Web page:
We do everything we can to make our skating special. We’ve got a lot of great momentum from the last few years, and we’re just trying to keep that going. We feel like we have a great program this season that plays to our strengths, and make it stand apart from everybody else. —Skater Charlie White
SALT LAKE CITY — Every time reigning world champions and Olympic silver medalists Meryl Davis and Charlie White step on the ice, they see it as a critical competition.
“We always feel pressure,” said Davis after the country’s most accomplished ice dancers earned a 73.67 score Friday afternoon in the short dance program of the 2013 U.S. International Figure Skating Classic. “We have these goals for ourselves this year. We take this competition very seriously. We want to make a big impact with our first outing.”
Their score was good enough for first place, with Canada’s Andrew Poje and Kaitlyn Weaver scoring the event’s second-highest score in the short program with a 62.61.
“It’s where we want to be, where we’re at now,” said White, laughing at the tongue twister. “We weren’t worried coming in about anything in particular or wishing it was somehow different. It will continue to grow, and we’ll continue to improve a lot of things as we go over it, as we push harder and build a little more character.”
Davis said the two skaters, who won silver at the 2010 Olympic Games, understand they will improve as the season progresses.
“Certainly we’re not going to be in the shape now that we’re going to be in when we go to world’s,” she said. “But we’re looking to be the best we can possibly be this year, and to do that, we need to skate well here to get the feedback we want from the international judging. We take it very seriously.”
Davis and White have been together since 1998, and they feel their past success, which includes an undefeated season in 2010-11 that ended in their first world championship, gives them the perfect foundation on which to build.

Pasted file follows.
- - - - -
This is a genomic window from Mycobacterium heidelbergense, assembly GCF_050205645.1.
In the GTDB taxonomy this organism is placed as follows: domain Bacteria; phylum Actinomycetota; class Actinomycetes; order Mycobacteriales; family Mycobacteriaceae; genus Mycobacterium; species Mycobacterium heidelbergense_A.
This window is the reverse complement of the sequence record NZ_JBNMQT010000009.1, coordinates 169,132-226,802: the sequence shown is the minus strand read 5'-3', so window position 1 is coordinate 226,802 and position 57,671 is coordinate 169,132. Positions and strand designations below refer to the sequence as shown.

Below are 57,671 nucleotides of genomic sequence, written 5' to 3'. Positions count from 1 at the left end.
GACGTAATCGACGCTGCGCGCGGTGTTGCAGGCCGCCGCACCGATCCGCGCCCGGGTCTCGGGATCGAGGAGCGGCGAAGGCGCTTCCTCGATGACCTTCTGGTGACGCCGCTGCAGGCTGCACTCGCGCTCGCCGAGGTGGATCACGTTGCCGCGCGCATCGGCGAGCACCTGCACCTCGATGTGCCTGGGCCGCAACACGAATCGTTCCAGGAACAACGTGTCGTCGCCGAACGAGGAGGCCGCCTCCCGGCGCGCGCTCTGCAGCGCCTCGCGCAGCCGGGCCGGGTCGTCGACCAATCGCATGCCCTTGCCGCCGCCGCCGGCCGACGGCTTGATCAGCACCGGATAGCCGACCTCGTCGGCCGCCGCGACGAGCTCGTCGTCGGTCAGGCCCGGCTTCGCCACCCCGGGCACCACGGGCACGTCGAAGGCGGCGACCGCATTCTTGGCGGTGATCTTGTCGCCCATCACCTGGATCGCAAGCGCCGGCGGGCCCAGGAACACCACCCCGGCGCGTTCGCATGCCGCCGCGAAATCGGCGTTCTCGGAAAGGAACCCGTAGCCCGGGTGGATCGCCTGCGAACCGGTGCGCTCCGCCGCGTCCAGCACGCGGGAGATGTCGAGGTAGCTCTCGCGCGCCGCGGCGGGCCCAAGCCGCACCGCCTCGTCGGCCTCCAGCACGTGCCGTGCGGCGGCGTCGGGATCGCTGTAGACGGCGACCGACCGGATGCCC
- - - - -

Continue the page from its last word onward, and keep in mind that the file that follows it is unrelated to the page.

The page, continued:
“We do everything we can to make our skating special,” White said. “We’ve got a lot of great momentum from the last few years, and we’re just trying to keep that going. We feel like we have a great program this season that plays to our strengths, and make it stand apart from everybody else.”
In the ladies short program, two American skaters sit atop the leaderboard, despite falls for both. Gracie Gold, 18, the U.S. silver medalist, fell on her double-axel landing, while Agnes Zawadzki, 19, said she fell after a brief “out-of-body” experience.
“I kind of had a moment of, ‘Where am I?’” said Zawadzki, who scored a 56.27. “It’s happened to me before.” She said she immediately regrouped and presented a beautiful spin.
“I’m not here to do perfect programs,” she said. “It’s September, and I’m looking forward to November and January where it counts the most. I’m trying to find what works and what doesn’t. And I’m trying to stop myself from having those moments.” She said she engages in a mental pep talk to find herself after those moments.
“I told myself, ‘You’re right here in this moment’,” she said. “’Focus on what you’re doing.’ I honestly told myself to take a deep breath and trust myself for the rest of the program and present it.”
Gold broke the blade of one of her skates during Thursday’s practice, but she said that wasn’t the problem when she fell after landing her double axel.
“I really don’t know what happened,” she said. “I was a little bit nervous. ... I thought I landed it. It caught me off-guard because it was almost like I caught an edge. It was strange.”
Gold said she’d been working out with ice dancers in Ohio, and it was helping her with the performance aspects of the competition.
“I was pretty nervous today because I haven’t competed a short program in front of an audience,” she said. “But I was able to stay on my feet, and it looks like a good start to the season.”
Gold’s U.S. teammate, Courtney Hicks, 17, sits third after the short program with 54.80 points.
The women’s freeskate starts at 2:50 p.m. Saturday, while the ice dancers will present their free skate at 5:45 p.m.